NMAP Scanner

NMAP Scanner

Overview

Port scanning can aid us in the foot-printing process, the task of accumulating data regarding a specific network environment. This is usually performed for the purpose of revealing system vulnerabilities and improving the ease with which they can be exploited. By port scanning a pen-tester can find out information about what services are running, what users own these services, whether anonymous logins are supported, and whether certain network services require authentication.

Scanning Methods

TCP Connect Scan

The most rudimentary of scans is the TCP connect scan. Should the port be vulnerable, or listening, then a TCP connect scan will succeed, otherwise the port isn’t reachable. (Stevens, 1999) In the example below, if a port is open, the operating system completes the TCP three-way handshake, and the port scanner immediately closes the connection, otherwise an error code is returned.

root@bt:~# nmap -sT 192.168.1.106

Starting Nmap 6.01 ( http://nmap.org ) at 2012-11-16 19:34 EST

Nmap scan report for 192.168.1.106

Host is up (0.048s latency).

Not shown: 988 filtered ports

PORT     STATE SERVICE

135/tcp  open  msrpc

139/tcp  open  netbios-ssn

445/tcp  open  microsoft-ds

1025/tcp open  NFS-or-IIS

1026/tcp open  LSA-or-nterm

1027/tcp open  IIS

1028/tcp open  unknown

1029/tcp open  ms-lsa

1095/tcp open  nicelink

5357/tcp open  wsdapi

5800/tcp open  vnc-http

5900/tcp open  vnc

This scan mode is advantageous in that the user does not require special privileges, and its’ ease of use. Its downside is the speed of execution, that it easily detected, and yields poor results.

SYN Scan

SYN scanning, also known as half-open scanning is the default and most popular scan. This is due to the fact that a SYN network scan does not make TCP connections, can be executed quickly, and scans in a fairly covert manner.

root@bt:~# nmap -sS 192.168.1.106

Starting Nmap 6.01 ( http://nmap.org ) at 2012-11-16 19:32 EST

Nmap scan report for 192.168.1.106

Host is up (0.0074s latency).

Not shown: 988 filtered ports

PORT     STATE SERVICE

135/tcp  open  msrpc

139/tcp  open  netbios-ssn

445/tcp  open  microsoft-ds

1025/tcp open  NFS-or-IIS

1026/tcp open  LSA-or-nterm

1027/tcp open  IIS

1028/tcp open  unknown

1029/tcp open  ms-lsa

1095/tcp open  nicelink

5357/tcp open  wsdapi

5800/tcp open  vnc-http

5900/tcp open  vnc

The key disadvantage of SYN scanning is the requirement to access raw socket, which requires administrative privileges, and may not be possible on some operating systems.

FIN Scan

Reminiscent of the SYN scan is the FIN scanner, which sends a FIN packet that will attempt to close a connection that is open. If a port is closed, then it will reply to a FIN packet with a RST. If no service is listening at the target port, the operating system will generate an error message. If a service is listening, the operating system will silently drop the incoming packet. Therefore, silence indicates the presence of a service at the port. Nonetheless, though this type of scan may pass through devices that filter incoming TCP packets with the FIN and ACK flag combination, this isn’t an effective scan as packets can be dropped or blocked by firewalls.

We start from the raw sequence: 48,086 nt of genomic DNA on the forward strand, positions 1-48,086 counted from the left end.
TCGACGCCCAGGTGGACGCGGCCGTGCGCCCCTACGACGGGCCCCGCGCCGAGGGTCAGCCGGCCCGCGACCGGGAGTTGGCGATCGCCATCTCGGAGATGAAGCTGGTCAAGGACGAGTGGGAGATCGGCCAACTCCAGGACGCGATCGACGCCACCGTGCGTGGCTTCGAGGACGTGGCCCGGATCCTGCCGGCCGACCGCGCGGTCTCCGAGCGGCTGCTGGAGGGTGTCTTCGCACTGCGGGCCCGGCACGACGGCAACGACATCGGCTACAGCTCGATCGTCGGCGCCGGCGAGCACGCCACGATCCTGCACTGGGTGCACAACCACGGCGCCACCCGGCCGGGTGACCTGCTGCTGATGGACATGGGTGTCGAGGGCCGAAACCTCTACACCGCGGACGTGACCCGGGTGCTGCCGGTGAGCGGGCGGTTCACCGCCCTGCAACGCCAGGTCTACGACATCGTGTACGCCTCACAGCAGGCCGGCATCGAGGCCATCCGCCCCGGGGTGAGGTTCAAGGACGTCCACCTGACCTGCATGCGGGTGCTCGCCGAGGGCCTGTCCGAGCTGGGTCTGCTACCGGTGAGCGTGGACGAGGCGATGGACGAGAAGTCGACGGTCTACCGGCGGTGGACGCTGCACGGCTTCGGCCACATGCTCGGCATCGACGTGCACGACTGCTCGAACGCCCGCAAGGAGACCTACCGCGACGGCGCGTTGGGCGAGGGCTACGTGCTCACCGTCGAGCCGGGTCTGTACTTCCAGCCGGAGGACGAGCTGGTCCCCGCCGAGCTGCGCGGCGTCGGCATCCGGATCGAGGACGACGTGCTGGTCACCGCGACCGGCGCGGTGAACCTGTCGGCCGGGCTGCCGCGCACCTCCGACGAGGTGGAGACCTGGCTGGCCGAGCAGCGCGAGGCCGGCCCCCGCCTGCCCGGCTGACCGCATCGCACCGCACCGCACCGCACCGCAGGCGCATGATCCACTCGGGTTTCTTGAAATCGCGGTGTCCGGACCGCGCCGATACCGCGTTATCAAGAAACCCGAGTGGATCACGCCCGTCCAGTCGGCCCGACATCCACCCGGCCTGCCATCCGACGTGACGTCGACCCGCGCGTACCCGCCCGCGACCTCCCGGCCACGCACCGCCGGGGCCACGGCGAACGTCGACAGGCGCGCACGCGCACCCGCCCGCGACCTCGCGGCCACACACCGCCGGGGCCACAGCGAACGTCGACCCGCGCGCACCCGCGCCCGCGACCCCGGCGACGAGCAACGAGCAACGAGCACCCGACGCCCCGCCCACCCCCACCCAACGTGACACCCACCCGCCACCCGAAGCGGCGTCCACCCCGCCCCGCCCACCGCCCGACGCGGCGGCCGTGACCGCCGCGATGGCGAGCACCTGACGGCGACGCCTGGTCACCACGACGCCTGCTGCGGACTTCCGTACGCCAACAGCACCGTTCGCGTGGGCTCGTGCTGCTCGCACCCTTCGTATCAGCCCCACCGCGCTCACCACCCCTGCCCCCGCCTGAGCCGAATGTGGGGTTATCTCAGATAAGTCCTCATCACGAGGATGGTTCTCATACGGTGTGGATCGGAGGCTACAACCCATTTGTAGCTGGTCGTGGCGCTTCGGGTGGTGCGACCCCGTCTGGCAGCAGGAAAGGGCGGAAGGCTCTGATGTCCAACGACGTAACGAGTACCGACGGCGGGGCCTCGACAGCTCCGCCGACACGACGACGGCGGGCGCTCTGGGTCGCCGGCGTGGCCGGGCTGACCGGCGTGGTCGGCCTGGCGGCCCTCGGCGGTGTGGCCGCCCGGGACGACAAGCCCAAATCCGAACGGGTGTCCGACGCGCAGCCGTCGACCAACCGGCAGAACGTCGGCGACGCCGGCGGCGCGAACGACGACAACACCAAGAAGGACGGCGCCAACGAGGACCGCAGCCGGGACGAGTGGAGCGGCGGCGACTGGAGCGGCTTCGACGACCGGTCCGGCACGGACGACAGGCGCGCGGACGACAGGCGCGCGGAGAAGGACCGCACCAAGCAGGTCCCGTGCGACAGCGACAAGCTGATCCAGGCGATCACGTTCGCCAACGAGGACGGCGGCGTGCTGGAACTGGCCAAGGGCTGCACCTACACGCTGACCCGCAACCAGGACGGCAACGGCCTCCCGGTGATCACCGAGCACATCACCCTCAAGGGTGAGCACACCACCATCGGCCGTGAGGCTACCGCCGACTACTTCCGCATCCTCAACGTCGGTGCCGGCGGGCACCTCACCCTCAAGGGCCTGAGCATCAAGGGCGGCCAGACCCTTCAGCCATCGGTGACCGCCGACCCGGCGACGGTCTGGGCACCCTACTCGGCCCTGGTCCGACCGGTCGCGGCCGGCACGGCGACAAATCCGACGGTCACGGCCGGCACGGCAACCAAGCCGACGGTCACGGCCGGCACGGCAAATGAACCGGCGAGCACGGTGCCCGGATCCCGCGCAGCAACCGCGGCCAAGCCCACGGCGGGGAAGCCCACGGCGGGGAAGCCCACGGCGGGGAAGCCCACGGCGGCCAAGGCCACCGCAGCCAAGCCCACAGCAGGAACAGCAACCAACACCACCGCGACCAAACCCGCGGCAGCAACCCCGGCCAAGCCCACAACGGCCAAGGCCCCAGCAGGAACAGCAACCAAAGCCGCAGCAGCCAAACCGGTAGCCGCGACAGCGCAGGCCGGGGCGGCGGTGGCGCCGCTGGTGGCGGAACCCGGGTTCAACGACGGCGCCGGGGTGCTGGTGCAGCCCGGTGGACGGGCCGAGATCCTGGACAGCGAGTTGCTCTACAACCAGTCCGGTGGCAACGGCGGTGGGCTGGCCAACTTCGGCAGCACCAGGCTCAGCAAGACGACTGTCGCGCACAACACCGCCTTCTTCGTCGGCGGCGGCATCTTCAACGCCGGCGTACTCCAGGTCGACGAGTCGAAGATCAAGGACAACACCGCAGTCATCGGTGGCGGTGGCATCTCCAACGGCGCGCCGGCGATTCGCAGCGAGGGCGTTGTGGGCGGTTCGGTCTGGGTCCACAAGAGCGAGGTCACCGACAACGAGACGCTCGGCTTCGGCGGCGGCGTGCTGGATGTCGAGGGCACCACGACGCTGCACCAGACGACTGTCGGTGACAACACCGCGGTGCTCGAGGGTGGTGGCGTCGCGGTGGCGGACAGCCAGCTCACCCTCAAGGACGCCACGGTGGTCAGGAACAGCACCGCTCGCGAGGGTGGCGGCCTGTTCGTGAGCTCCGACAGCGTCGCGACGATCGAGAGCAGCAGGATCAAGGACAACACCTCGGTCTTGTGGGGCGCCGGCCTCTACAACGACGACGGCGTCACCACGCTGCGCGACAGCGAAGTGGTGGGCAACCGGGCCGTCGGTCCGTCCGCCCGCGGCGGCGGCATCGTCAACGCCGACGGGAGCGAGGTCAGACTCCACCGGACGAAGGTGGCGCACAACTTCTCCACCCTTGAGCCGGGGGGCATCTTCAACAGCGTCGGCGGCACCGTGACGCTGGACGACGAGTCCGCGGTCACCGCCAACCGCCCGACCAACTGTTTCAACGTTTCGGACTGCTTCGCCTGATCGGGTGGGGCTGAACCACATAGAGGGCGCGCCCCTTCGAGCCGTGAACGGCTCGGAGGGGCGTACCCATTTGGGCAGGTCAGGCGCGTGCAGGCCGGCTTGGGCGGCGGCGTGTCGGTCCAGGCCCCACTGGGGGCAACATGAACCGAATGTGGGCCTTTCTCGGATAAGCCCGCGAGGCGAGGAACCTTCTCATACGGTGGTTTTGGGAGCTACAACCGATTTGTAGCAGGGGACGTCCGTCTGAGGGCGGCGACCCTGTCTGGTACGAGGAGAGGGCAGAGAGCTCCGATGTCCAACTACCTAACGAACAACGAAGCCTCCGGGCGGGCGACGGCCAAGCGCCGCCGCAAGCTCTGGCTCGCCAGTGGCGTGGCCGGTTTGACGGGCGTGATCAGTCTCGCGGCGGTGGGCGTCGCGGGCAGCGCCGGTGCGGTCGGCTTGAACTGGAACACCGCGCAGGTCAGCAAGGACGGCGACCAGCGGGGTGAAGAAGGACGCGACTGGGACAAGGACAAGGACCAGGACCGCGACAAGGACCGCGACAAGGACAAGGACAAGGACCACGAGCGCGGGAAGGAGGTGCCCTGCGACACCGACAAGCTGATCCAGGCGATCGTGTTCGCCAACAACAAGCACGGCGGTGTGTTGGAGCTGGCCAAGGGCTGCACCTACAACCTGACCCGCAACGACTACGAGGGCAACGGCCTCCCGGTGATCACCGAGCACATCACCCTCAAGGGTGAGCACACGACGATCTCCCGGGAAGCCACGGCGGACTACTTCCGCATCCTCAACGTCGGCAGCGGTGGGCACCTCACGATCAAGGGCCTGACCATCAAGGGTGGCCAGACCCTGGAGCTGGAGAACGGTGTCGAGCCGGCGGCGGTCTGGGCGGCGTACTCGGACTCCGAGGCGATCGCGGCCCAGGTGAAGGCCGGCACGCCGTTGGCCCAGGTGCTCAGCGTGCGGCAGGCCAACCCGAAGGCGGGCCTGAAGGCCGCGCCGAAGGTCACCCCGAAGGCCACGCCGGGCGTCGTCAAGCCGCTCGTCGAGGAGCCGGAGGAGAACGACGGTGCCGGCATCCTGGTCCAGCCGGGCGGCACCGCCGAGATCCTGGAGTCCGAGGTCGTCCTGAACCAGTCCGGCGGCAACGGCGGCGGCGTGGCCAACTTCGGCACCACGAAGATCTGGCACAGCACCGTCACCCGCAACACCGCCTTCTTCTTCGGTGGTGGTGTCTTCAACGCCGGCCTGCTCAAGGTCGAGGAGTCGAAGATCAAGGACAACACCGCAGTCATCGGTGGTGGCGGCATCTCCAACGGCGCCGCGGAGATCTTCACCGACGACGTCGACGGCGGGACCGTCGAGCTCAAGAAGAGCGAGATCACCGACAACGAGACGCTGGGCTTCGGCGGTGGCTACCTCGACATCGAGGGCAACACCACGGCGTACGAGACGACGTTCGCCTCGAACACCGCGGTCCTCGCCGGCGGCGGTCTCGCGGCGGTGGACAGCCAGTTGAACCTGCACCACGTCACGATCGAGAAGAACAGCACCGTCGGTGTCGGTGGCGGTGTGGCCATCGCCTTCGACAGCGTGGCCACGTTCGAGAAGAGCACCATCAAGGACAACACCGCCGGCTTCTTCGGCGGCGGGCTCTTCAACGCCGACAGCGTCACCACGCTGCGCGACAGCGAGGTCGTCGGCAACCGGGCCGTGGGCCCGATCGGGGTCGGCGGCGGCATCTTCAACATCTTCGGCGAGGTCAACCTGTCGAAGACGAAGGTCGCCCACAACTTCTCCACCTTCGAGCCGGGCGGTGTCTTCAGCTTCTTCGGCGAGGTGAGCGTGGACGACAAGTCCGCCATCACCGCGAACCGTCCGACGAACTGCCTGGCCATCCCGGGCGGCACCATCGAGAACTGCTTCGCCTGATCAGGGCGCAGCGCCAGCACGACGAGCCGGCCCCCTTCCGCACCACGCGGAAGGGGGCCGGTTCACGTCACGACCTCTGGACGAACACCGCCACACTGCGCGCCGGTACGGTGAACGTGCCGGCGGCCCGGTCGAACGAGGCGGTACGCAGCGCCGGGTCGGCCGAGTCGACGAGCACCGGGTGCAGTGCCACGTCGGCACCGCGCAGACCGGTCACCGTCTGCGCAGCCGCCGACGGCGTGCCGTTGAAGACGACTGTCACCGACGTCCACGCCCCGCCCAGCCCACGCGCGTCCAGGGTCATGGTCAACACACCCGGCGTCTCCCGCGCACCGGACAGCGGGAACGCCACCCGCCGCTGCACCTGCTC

UDP Scan

It might seem as if performing UDP scans would not provide reliable results, as a UDP port scan considers a port open if there is no response. However, if there is a screening router in front of the target, and it is configured to send ICMP unreachable responses, which is fairly standard practice, the scanner is able to report that the port is filtered. By this method an attacker can deduce that the unreachable response is coming from a different IP address than that of the target.

root@bt:~# nmap -sU 192.168.1.106

Starting Nmap 6.01 ( http://nmap.org ) at 2012-11-16 21:35 EST

Nmap scan report for 192.168.1.106

Not shown: 990 open|filtered ports

PORT      STATE    SERVICE

111/udp   filtered rpcbind

123/udp   filtered ntp

137/udp   filtered netbios-ns

161/udp   filtered snmp

520/udp   filtered route

626/udp   filtered serialnumberd

1812/udp  filtered radius

2049/udp  filtered nfs

5353/udp  filtered zeroconf

10080/udp filtered amanda

 Inverse Mapping

Another surreptitious scanning technique is inverse mapping, which utilizes destination unreachable (type 3) messages. The destination unreachable type has 15 subtypes (codes), which is used to discern the causal relationship. Our intrusion detection devices can report a port as unreachable, or it may issue a vendor specific output, this would allow someone who knew those error codes to be able to figure out that the packets were blocked by a specific device.

XMAS Scan

Aptly named because all of its options are set for whatever protocol is in use. This scan uses a series of uniquely configured TCP packets, a sequence number of 0, the Urgent (URG), Push (PSH), and FIN flags. This type of scan may circumvent basic firewalls and boundary routers that filter on incoming TCP packets with standard flag settings as XMAS scan packets do not have the SYN flag turned on.

root@bt:~# nmap -sX 192.168.1.105

Starting Nmap 6.01 ( http://nmap.org ) at 2012-11-17 21:47 EST

Nmap scan report for 192.168.1.105

Host is up (0.00014s latency).

All 1000 scanned ports on 192.168.1.105 are closed

If the target device's TCP port is closed, the target device sends a TCP Reset (RST) packet as a reply. If the target device's TCP port is open, the target discards the TCP XMAS scan, sending no reply. Due to the fact that XMAS scan packets are not commonly present on the network, this will be highly indicative of network surveillance attempts.